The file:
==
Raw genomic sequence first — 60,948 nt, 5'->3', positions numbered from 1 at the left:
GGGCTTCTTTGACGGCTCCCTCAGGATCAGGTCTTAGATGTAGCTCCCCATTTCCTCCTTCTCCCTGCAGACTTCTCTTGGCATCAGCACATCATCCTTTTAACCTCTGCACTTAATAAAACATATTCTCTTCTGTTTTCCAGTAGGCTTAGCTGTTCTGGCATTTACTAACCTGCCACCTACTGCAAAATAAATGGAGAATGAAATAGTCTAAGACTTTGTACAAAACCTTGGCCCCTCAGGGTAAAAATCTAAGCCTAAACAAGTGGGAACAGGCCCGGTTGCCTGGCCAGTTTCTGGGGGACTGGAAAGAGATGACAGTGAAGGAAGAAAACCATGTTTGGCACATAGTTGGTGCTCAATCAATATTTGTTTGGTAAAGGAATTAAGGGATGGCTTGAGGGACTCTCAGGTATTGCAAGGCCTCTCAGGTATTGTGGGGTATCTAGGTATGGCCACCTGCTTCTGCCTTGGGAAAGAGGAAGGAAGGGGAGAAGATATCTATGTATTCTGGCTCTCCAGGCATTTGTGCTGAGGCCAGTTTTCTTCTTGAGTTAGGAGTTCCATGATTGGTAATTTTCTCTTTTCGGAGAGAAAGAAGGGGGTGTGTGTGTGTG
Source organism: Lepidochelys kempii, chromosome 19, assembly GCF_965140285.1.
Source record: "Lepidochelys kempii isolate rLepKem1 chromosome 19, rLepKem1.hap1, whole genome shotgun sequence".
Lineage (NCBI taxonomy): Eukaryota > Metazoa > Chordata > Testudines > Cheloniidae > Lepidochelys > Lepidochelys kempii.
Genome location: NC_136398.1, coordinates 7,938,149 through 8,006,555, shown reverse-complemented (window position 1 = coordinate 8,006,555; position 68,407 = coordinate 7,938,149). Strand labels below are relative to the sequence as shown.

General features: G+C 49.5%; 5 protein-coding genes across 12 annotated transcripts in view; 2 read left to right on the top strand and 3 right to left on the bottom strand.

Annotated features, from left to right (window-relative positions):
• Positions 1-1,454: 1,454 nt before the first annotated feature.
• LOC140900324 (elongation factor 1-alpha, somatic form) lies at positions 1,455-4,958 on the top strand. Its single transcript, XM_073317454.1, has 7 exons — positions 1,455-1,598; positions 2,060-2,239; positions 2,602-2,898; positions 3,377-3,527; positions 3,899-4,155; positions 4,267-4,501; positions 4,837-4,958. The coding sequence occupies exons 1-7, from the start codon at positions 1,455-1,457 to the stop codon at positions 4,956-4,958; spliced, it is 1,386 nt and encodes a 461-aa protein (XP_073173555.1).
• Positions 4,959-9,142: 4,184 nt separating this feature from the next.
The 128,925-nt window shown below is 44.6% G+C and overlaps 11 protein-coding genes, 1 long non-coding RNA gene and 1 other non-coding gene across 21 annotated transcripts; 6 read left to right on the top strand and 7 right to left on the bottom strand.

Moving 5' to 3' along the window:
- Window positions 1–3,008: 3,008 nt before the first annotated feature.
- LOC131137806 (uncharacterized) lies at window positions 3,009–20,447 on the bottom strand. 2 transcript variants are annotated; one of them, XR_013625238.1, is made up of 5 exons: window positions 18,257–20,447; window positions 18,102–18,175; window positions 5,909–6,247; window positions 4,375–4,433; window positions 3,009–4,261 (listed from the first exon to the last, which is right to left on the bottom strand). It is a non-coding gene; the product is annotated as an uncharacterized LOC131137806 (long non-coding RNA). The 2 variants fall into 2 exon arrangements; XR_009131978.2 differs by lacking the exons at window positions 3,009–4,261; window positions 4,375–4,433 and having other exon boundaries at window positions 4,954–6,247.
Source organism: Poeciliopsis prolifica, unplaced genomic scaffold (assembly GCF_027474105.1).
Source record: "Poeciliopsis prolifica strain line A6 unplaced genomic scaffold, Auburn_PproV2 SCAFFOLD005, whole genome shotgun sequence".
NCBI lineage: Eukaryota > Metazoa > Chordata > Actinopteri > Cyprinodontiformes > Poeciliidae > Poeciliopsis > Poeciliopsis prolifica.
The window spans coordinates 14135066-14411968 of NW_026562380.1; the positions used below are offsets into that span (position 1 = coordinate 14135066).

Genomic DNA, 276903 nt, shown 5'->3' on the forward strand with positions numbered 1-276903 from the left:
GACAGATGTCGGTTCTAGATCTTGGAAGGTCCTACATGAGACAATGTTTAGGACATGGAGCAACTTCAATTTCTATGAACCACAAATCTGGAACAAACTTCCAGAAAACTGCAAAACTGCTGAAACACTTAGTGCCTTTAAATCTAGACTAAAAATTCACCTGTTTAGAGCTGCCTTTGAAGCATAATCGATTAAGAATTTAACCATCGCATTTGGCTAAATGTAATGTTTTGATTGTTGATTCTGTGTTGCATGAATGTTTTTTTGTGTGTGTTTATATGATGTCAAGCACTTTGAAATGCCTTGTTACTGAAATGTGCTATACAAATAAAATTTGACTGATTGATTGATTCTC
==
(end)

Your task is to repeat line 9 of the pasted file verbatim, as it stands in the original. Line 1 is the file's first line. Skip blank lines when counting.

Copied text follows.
• Positions 1-1,454: 1,454 nt before the first annotated feature.